- Order: Diptera
- Family: Agromyzidae
- Latin: Paraphytomyza populicola (Walker)
- English: Lombardy leafminer
- French: Agromyze pâle du peuplier
- Synonym(s): Phytagromyza populicola (Hal.)
New Brunswick, Nova Scotia, Ontario, Quebec
Diet and feeding behavior
Phytophagous / Phyllophagous / Miner
Damage, symptoms and biology
Small mines on the upper surface of the leaves are evidence of the presence of Lombardy leafminer. The larvae produce mines by feeding on the parenchymal cells of the leaves. As the larvae mature, the mines expand and the affected leaves turns light green. The damage caused by this insect does not affect tree survival.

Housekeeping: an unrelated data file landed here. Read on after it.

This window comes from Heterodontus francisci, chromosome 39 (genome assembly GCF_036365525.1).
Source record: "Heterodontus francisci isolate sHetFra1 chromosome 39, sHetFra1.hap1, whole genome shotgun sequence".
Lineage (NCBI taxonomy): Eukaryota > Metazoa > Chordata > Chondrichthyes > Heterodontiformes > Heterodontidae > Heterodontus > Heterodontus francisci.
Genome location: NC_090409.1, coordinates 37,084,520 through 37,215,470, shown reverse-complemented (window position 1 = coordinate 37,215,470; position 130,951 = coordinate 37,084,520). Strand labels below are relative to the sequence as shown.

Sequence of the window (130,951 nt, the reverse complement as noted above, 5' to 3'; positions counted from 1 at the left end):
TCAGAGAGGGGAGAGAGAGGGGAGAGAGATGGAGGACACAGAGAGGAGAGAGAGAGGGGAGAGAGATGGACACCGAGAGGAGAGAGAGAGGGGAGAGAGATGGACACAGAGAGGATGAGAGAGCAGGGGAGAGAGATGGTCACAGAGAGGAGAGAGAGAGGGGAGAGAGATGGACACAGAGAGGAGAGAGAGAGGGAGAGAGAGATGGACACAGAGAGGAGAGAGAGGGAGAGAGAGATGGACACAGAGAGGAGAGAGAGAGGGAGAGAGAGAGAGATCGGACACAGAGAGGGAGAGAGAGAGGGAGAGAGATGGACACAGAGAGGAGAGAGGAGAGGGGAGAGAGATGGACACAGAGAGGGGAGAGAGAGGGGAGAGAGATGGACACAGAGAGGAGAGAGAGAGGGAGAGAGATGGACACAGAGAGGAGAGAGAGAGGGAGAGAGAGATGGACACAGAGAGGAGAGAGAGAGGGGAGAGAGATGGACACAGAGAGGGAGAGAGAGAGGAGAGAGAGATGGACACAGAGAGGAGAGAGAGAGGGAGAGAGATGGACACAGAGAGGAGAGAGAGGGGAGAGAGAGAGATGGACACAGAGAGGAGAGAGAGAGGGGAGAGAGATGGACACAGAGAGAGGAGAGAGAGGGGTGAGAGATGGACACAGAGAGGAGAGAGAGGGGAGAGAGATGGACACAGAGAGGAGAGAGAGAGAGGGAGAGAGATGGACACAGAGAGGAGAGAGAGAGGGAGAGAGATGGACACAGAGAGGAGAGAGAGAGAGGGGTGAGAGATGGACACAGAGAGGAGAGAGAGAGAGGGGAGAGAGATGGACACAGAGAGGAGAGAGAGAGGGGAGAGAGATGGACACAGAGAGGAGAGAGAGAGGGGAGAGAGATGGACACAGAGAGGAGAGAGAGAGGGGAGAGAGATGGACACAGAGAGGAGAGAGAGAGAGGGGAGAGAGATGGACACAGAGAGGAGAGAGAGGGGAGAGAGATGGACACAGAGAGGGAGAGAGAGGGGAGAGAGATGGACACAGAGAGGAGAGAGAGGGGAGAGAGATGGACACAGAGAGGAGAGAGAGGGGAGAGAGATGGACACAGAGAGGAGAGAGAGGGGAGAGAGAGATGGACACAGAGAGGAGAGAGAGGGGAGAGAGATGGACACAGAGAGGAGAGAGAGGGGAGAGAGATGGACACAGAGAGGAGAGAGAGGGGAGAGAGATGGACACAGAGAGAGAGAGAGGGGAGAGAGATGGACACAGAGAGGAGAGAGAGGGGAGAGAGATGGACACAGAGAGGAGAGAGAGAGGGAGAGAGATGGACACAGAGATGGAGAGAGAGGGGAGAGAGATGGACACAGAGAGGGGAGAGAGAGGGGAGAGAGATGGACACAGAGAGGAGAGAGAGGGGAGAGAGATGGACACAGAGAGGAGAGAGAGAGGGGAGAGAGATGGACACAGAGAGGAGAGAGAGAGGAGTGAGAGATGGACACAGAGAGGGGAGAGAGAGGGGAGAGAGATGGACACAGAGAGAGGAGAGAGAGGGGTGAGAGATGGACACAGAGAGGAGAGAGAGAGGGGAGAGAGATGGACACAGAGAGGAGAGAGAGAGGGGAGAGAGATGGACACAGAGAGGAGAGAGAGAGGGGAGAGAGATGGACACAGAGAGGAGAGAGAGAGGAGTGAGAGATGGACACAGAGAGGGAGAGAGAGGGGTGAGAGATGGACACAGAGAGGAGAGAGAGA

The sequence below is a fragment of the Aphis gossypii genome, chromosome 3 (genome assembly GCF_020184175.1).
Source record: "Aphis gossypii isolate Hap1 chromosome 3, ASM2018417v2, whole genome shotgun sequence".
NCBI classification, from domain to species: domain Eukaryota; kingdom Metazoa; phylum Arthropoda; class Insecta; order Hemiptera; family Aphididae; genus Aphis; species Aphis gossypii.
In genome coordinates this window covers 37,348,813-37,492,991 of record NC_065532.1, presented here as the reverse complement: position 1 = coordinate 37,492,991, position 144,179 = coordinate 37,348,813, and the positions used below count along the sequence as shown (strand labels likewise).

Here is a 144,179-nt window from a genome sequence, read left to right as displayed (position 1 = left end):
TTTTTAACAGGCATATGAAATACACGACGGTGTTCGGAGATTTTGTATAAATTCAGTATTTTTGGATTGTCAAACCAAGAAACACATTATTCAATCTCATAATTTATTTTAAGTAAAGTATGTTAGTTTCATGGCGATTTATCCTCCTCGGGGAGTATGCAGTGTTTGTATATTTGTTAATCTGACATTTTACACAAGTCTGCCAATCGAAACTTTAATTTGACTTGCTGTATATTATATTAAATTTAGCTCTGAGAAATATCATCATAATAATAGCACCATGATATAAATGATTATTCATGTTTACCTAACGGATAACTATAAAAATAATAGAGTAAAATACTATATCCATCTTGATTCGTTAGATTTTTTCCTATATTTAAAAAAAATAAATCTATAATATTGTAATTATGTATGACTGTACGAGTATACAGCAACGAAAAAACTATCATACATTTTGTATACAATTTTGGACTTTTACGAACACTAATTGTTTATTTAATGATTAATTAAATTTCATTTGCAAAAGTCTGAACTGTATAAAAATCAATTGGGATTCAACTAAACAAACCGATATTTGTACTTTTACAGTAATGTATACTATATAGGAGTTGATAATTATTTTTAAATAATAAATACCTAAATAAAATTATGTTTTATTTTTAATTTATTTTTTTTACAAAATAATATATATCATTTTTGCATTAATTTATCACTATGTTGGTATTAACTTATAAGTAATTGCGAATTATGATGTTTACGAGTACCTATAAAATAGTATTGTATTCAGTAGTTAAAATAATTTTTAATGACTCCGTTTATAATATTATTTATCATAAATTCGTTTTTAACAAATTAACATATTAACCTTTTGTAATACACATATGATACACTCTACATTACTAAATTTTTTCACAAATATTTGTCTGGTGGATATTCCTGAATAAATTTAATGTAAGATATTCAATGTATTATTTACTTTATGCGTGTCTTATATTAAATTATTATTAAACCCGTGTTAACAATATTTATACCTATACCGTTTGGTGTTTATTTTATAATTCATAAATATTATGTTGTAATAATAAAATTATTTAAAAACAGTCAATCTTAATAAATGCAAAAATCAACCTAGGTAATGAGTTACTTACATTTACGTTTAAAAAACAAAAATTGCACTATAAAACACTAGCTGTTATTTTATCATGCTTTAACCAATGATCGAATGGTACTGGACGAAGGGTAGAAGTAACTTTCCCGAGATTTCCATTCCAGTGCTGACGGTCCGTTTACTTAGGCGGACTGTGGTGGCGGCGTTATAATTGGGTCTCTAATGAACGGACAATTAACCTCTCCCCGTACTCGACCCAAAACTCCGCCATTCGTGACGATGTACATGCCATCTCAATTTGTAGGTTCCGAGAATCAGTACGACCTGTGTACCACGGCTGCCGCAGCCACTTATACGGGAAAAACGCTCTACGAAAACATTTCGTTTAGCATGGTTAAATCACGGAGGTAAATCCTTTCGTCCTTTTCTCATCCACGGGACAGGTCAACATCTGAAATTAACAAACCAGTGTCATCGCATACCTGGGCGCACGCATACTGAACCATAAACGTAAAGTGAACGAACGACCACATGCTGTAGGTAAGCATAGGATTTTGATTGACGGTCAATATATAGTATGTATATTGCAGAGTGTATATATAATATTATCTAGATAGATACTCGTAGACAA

The larvae are active from June to October. When fully grown, they vacate the mine by cutting a semi-circular slit in the mined leaf. They transform into a small oval pupae either in the opening made at the end of the larval gallery or at the surface of the leaf. The pupae, which often remain suspended to the leaf until fall, drop to the ground, where they generally overwinter. They transform into adults the following spring.
Native to Europe, the Lombardy leafminer was first reported in Canada in 1956 on Lombardy poplars in Quebec City. It has subsequently been reported in southern Ontario and several parts of Quebec. The insect appears to be well established in eastern Canada.
No control measures are warranted since the damage generally occurs near the end of the growing season.
Information on host(s)
Eastern cottonwood, Lombardy poplar, trembling aspen